This week, all eyes have been on Washington, D.C., as Supreme Court nominee Brett Kavanaugh and Christine Blasey Ford, the woman accusing him of sexual assault, both testified before the Senate Judiciary Committee. We looked into the best practices for interviewing victims of sexual assault, Kavanaugh's flippant responses to female senators, and what the research says about false sexual assault allegations.
But there's plenty more to report on, and our small newsroom has been working, as always, to keep up with key other developments around the country. Here are a few more stories we've been watching this week.
The EPA Is Getting Rid of the Office of the Science Adviser
Though the decision hasn't been publicly announced, an anonymous source told the New York Times that the Environmental Protection Agency plans to eliminate the position of a science adviser whose role is to make sure sound science is used throughout the agency. Under the Trump administration, a spate of events—including the proposal of a controversial "secret science" rule—has led to concerns that the EPA and other government agencies are seeking to limit the use of scientific research in their policy-making. An EPA spokesman told the Times that the decision to get rid of this position would "eliminate redundancies."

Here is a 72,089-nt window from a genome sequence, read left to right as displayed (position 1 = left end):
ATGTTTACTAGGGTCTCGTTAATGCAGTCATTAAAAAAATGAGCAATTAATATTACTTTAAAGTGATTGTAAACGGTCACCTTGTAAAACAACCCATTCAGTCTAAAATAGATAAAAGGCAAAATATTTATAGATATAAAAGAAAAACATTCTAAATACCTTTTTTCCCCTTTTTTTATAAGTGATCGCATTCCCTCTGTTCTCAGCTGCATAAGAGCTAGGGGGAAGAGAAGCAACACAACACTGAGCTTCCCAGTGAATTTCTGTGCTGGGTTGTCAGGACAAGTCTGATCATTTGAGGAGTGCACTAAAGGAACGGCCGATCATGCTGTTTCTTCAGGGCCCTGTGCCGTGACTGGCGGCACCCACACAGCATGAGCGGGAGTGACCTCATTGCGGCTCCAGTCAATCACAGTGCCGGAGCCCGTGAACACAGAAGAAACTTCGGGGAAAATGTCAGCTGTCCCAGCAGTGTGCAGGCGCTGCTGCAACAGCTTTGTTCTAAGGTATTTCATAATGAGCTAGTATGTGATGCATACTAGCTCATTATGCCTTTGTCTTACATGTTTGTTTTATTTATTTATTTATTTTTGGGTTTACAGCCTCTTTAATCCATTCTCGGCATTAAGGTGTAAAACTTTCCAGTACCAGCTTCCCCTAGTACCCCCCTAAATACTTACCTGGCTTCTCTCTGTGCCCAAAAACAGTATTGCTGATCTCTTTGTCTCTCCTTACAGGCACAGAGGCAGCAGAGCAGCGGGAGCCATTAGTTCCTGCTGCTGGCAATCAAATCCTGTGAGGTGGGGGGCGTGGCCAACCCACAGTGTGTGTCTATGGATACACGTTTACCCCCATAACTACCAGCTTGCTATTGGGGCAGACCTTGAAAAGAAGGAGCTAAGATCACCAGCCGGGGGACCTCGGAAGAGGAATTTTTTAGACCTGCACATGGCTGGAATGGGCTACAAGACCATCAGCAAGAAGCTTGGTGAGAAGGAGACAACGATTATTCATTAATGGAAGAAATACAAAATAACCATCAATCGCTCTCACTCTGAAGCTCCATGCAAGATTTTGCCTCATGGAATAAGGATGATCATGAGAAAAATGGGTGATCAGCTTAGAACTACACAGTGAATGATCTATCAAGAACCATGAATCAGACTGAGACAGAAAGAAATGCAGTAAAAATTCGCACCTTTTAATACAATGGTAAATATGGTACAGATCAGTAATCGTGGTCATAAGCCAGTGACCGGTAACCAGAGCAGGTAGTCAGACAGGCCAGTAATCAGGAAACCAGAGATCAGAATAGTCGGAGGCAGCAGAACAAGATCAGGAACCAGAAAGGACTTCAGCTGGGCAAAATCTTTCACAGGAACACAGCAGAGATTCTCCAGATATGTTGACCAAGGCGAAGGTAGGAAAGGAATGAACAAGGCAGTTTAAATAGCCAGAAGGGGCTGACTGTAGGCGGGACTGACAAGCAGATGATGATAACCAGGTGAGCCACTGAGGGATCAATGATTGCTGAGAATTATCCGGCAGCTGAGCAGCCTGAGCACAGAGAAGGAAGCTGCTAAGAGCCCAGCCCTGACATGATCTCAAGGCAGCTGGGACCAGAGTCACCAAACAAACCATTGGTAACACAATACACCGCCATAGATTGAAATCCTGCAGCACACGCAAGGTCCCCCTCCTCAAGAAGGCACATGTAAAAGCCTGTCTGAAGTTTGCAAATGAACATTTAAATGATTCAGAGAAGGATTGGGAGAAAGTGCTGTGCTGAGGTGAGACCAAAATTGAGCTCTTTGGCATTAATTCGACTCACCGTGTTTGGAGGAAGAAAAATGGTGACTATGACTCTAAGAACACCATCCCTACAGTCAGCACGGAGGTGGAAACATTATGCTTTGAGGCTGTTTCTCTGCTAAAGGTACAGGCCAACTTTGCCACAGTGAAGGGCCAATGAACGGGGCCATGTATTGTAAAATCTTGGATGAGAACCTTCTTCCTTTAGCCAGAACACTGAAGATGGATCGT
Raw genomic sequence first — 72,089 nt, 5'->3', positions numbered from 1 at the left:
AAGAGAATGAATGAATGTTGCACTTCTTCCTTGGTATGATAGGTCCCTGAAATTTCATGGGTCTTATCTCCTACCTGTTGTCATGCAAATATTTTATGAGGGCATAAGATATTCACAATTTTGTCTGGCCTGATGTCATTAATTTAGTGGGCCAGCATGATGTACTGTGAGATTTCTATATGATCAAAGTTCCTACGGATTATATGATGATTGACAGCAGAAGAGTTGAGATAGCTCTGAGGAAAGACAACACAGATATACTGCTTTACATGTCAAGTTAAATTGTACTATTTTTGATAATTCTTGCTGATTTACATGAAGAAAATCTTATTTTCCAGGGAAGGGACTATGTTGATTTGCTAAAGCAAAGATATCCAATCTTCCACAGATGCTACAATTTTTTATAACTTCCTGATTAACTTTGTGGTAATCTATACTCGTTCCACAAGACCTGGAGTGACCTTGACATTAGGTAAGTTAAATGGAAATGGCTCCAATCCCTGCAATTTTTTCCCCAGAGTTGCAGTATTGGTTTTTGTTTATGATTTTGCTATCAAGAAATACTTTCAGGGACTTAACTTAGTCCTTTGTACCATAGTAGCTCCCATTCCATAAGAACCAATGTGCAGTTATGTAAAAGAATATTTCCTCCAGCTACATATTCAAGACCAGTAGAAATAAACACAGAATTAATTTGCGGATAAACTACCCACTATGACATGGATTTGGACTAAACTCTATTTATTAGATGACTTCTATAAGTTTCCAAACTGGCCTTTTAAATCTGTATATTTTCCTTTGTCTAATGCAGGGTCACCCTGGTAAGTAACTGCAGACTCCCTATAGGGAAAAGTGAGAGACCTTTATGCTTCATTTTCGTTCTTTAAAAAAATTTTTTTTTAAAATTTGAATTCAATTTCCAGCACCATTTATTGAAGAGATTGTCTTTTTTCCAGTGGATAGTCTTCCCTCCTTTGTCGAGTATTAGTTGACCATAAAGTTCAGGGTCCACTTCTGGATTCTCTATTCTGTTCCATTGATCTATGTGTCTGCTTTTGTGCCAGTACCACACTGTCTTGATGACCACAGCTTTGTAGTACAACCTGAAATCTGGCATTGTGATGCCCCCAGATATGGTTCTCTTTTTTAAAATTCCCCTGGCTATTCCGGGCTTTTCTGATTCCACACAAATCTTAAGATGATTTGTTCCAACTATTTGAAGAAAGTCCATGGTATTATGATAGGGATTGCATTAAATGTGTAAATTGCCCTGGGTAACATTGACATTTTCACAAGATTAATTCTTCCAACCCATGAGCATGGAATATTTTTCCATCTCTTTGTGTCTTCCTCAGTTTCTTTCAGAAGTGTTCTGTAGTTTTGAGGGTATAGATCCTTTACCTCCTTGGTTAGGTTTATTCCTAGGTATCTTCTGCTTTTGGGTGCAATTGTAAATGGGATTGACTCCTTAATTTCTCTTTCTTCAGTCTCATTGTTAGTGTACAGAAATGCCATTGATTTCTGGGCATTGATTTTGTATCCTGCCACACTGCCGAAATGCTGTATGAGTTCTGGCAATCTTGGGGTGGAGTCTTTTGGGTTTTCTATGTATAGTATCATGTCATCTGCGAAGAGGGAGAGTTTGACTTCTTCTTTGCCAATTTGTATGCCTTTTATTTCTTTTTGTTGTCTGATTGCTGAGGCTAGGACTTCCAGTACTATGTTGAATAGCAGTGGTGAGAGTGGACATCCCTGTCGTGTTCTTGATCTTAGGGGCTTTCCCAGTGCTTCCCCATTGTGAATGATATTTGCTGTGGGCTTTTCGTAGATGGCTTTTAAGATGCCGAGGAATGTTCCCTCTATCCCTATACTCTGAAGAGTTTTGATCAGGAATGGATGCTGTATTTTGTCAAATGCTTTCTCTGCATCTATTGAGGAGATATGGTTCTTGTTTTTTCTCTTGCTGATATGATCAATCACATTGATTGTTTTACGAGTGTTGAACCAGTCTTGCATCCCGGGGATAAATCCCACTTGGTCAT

In the Carolinas, Flooding Continues as Recovery Begins
Though it's been two weeks since Hurricane Florence made landfall, widespread flooding has continued across parts of North and South Carolina. The death toll from the storm now stands at 48, including an 85-year-old man who died on Tuesday from an infection in a wound he suffered while attempting to clean up his property after the storm, the Associated Press reports. The North Carolina Department of Public Safety has estimated agricultural losses due to the storm at over $1.1 billion, compared to just $400 million after 2016's Hurricane Matthew.
Yellowstone Grizzlies Are Back on the Endangered Species List—for Now
In a victory for conservationists, a federal judge on Monday ordered that the protections provided under the Endangered Species Act be restored to grizzly bears in the Greater Yellowstone area. This news came as a sport hunt of Yellowstone grizzlies loomed for the first time in more than 40 years. The re-designation of the bears as endangered effectively cancels the hunt.
But as is so often the case with environmental fights, though a battle was won, the war continues: Representative Liz Cheney (R-Wyoming) on Wednesday introduced legislation to delist the bears. The Flathead Beacon reports that Democrats and conservation advocates called this and other new pushes from Republicans to change the Endangered Species Act itself "a wildlife extinction package."